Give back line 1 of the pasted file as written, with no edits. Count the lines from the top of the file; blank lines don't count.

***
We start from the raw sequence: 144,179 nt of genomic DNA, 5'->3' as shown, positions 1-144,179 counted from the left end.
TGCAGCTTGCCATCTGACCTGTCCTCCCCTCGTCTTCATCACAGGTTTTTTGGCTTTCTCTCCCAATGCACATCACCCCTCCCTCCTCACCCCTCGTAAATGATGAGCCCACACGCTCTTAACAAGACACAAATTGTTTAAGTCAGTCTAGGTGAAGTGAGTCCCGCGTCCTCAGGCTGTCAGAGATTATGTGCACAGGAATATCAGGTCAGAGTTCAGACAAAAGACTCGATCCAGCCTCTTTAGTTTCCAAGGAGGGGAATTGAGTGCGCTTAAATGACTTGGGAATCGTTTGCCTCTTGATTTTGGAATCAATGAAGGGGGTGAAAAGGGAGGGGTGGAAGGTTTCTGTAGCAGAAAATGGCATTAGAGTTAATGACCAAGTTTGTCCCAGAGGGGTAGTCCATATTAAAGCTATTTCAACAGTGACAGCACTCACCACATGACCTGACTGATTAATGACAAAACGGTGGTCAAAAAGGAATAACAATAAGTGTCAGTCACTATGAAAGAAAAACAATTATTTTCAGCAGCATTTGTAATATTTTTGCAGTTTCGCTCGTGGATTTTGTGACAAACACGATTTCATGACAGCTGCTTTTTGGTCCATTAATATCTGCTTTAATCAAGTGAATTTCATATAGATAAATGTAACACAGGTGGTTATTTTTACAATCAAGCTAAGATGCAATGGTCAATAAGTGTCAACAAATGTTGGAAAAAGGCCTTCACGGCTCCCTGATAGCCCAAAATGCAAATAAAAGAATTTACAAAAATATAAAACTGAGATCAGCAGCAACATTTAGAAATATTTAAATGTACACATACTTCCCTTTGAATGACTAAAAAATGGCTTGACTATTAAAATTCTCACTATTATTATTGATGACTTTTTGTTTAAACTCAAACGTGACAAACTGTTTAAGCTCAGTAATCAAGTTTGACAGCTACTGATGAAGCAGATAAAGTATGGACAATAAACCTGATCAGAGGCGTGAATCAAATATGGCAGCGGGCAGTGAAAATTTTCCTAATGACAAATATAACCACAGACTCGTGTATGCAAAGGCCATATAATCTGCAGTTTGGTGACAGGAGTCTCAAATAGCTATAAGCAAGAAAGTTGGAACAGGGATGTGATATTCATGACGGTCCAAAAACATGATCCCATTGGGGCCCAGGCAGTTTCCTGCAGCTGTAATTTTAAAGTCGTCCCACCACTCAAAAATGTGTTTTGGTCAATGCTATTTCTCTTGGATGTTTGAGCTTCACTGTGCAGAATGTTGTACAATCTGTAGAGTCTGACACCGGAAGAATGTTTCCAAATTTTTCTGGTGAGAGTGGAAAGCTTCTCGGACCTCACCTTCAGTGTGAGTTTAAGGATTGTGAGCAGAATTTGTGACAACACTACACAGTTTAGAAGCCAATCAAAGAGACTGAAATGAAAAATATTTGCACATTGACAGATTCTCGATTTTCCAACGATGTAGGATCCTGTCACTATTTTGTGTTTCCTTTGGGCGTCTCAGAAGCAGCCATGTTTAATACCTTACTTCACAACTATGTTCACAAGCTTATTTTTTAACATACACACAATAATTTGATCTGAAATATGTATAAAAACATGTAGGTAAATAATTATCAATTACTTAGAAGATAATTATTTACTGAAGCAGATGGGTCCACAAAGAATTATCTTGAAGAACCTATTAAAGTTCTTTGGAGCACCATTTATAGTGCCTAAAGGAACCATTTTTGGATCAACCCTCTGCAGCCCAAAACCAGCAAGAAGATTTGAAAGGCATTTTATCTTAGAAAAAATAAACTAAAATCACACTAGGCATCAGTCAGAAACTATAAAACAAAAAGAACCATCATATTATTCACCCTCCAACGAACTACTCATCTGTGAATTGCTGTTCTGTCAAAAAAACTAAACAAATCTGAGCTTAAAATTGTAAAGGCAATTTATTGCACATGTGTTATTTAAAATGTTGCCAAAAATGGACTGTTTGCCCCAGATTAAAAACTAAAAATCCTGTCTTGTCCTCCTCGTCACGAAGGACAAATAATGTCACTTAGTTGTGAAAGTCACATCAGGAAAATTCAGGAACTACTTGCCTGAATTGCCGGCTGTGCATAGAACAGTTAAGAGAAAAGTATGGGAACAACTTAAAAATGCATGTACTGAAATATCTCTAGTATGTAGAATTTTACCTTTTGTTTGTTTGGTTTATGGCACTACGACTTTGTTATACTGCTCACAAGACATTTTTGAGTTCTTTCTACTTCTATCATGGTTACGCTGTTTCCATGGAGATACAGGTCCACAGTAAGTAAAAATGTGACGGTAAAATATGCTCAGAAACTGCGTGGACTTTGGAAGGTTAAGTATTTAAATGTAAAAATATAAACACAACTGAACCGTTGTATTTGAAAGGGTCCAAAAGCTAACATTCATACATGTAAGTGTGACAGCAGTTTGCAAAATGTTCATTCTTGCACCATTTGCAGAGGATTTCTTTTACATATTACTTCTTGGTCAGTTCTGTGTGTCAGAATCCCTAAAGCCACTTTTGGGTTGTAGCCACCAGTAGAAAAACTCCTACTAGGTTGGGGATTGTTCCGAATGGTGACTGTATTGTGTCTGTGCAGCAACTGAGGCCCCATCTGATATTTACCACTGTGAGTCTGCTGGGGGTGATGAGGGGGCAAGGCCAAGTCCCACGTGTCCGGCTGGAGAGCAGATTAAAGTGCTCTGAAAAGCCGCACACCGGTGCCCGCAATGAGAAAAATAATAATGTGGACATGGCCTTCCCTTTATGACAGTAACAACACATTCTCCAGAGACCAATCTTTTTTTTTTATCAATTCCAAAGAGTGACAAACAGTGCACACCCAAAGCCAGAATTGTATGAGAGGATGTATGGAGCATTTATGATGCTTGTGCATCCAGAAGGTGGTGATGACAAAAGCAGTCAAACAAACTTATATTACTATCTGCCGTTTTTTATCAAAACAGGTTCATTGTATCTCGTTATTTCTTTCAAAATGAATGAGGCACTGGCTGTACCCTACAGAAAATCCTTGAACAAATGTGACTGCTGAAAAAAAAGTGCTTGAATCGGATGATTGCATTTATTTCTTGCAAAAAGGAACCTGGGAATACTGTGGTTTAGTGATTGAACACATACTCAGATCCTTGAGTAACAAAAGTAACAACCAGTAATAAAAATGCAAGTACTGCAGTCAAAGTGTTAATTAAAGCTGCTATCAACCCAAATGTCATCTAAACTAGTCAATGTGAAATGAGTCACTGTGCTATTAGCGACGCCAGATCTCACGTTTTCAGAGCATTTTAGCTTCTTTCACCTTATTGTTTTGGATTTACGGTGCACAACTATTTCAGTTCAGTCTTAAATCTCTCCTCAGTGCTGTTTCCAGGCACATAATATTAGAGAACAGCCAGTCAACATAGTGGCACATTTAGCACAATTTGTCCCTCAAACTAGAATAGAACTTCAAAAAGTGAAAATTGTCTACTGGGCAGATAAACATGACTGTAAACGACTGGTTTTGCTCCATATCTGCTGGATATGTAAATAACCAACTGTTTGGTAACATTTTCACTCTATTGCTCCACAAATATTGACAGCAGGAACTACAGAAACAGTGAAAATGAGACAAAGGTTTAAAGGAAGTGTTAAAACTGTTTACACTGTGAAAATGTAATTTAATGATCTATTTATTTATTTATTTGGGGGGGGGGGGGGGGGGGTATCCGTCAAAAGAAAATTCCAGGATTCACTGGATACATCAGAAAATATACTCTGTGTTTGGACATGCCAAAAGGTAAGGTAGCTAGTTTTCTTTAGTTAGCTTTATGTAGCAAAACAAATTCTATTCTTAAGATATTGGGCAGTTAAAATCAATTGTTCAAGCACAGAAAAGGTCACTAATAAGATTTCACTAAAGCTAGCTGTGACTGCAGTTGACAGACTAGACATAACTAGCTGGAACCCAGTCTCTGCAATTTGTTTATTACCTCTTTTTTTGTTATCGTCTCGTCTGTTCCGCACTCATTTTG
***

We start from the raw sequence: 144,179 nt of genomic DNA, 5'->3' as shown, positions 1-144,179 counted from the left end.